Miracles of Light, Past and Present

The Jewish festival of Chanukah begins tonight.


If you’re interested, here’s a brief history of the story of Chanukah (if not, you can skip this part):


Chanukah celebrates two miracles. The first was the victory of the Jewish army, known as the Maccabees, over the Greek army that occupied the Holy Land in the 2nd century BCE. The Greeks tried to force the Jews to adopt a Hellenistic lifestyle and abandon their faith. The Greek King, Antiochus, entered the Holy Temple and took out the holy objects and set up Greek idols for worship. He then decreed that the punishment for observing Jewish rituals would be death. The Maccabee army of 6,000 untrained soldiers fought and defeated the Greek army of 50,000 trained men in order to reclaim the Holy Temple.


Although much of the Temple had been destroyed, the Maccabees found a small jug of pure olive oil suitable for lighting the Menorah (candelabra), which was part of the daily ceremony. But the amount of oil was only enough to light the Menorah for one day. Astonishingly, the oil burned for eight days and nights – precisely how long it took for new oil to be made. That was considered the second miracle.


While I’m celebrating these miracles tonight and observing Chanukah by lighting candles with my family, I’ll also be celebrating a miracle of my own: Marissa.


Nine years ago today, I was hugely pregnant. My sister and I were holiday shopping at a nearby mall when I began to feel some dull, irregular cramps. She suggested that I go home to rest. I agreed, but insisted we stop at Crate and Barrel first. I didn’t know how long it would be til I’d be back in a mall and there were holiday sales to explore!


By evening, the cramps were stronger and more consistent. Gavin arrived home, we ate dinner, and went to the hospital.


The nurse informed me I was having “false” labor pains and tried to send me home, but I refused. Marissa was already a week overdue, and I was in pain, so they agreed to induce me. Eighteen hours later, our 8-pound, 7-ounce bundle of joy was born.


Marissa Girl Birth


Finally, I was a mother. Now I could start imparting my wisdom and love to this tiny being, who would eventually grow up to be another (better) version of me. Or so I thought.


How could I have known that I had it all backwards? No one prepared me for the truth: that when Marissa came into the world, she would impart her wisdom to me; that she would be my greatest spiritual teacher and guide; and that because of her, I would become another, better version of me.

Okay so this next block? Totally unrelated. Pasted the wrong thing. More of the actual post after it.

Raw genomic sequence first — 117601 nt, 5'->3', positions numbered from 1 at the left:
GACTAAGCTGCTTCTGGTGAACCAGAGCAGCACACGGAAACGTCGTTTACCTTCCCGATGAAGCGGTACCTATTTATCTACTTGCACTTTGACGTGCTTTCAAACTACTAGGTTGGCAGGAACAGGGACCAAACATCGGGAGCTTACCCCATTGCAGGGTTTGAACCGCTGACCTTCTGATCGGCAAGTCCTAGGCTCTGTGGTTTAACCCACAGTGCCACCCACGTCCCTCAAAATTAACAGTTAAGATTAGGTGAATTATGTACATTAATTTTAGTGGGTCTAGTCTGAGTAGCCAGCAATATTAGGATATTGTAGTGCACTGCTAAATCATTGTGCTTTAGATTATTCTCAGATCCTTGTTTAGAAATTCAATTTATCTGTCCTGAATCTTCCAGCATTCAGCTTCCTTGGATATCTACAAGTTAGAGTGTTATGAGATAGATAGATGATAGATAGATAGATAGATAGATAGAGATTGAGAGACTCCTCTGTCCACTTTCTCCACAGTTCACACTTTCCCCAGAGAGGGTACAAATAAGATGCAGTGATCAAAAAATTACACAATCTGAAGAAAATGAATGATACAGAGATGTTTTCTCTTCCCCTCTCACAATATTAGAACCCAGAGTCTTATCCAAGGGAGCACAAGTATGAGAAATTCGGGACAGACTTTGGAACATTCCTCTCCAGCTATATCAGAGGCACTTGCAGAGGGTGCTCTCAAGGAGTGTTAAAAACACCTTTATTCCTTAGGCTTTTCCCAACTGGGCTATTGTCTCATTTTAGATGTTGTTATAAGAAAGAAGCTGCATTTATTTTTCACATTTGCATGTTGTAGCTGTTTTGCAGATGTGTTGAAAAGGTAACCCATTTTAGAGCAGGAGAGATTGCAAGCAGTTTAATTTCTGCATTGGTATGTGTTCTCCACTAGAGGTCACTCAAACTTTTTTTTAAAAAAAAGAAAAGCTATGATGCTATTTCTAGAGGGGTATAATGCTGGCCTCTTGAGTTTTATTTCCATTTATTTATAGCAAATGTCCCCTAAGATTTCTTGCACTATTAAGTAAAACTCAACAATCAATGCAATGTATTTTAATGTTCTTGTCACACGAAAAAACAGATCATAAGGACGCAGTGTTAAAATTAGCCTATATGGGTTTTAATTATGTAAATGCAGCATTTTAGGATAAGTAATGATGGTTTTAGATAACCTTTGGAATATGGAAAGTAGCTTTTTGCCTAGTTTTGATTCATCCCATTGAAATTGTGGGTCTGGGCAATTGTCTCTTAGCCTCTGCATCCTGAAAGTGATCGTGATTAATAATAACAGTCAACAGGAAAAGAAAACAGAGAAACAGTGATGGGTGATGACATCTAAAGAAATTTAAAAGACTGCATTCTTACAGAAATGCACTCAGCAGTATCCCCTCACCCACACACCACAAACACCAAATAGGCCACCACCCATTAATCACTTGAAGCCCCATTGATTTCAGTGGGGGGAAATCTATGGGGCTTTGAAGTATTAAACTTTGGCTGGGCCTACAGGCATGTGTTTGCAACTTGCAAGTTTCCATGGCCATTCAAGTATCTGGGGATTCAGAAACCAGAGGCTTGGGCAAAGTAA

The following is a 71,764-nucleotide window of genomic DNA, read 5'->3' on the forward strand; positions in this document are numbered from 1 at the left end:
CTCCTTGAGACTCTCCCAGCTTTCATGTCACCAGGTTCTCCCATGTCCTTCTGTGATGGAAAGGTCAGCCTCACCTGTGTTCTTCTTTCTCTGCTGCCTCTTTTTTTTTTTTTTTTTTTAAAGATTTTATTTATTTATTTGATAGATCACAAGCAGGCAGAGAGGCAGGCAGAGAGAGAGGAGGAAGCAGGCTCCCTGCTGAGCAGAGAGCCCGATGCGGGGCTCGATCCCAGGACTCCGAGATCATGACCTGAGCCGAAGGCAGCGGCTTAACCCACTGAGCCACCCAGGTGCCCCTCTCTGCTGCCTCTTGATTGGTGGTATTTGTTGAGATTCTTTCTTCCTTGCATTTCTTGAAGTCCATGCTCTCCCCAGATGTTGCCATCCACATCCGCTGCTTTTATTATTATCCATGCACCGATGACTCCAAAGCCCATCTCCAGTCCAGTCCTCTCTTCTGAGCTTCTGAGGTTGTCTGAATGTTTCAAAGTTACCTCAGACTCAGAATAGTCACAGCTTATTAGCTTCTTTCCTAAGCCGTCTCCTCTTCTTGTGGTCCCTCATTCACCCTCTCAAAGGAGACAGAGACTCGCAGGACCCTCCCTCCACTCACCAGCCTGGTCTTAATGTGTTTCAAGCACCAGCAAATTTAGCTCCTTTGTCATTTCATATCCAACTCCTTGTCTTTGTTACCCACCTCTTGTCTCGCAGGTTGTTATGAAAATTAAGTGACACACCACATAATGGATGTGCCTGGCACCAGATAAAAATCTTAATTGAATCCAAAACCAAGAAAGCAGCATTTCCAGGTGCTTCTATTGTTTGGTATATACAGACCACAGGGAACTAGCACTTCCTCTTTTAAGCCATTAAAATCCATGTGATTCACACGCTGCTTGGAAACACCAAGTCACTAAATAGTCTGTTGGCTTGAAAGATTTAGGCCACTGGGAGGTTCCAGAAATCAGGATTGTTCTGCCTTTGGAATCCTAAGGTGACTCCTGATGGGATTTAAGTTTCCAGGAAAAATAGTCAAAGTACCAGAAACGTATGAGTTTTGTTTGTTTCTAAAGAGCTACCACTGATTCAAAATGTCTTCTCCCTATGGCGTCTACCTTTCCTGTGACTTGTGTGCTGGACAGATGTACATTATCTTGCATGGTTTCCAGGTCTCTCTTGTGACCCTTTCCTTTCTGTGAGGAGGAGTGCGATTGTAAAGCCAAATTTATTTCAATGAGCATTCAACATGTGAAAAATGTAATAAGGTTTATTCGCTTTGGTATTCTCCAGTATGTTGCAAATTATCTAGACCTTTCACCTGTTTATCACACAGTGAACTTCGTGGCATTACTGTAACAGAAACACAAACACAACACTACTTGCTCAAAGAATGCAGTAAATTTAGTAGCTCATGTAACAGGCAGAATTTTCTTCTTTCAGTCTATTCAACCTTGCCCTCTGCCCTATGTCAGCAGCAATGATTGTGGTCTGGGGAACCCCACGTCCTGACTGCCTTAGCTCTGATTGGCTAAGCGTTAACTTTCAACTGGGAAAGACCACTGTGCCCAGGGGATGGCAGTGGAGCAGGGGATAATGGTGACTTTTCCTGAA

Over the past nine years, Marissa has taught me about affection, tolerance, compassion, integrity, humility, dignity, and pure, unconditional love. She races to hug me after we’ve been apart. She loves to stop and pet animals wherever we go. She can be incredibly sensitive to others’ emotions and enjoys being helpful. Her love for learning seems insatiable, and her creativity is boundless. She can be a total goofball one minute, and display a maturity beyond her years the next. I can’t fathom what the next nine years will bring, but I look forward to discovering more of ourselves together.


I am so grateful to God (and Gavin) for bringing this miracle of light into my life.


2014-12-15 2


Happy Chanukah and Happy 9th birthday, Marissa!




In the comments below, tell us: how have your kids taught or inspired you?


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Showing 5 comments
  • Sharon

    Such a beautiful post.
    …and I’m still learning from all four!
    Thank you for sharing, and Chag Chanuka Same’ach!

  • Kristy

    Such a lovely post to read Pam. Aren;t children the best teachers? I’ve learnt so much from my children and I continue to do so every day. The biggest gift has definitely been looking for the joy in each moment and enjoying life’s simple pleasures. Merry Christmas!

    • Pam Howard

      Yes, Kristy, they are the best teachers — especially when it comes to being filled with excitement and enjoying the little things we often take for granted. Merry Christmas to you:)

  • Beth

    Beautiful! And so on point; the children teach us not only how to be parents, but also how to be! I printed this out and will share it with my three this evening when we light the menorah. They are my miracles! Thank you.

    • Pam Howard

      So glad this resonated with you, Beth. They are all miracles. Happy Chanukah! xoxo

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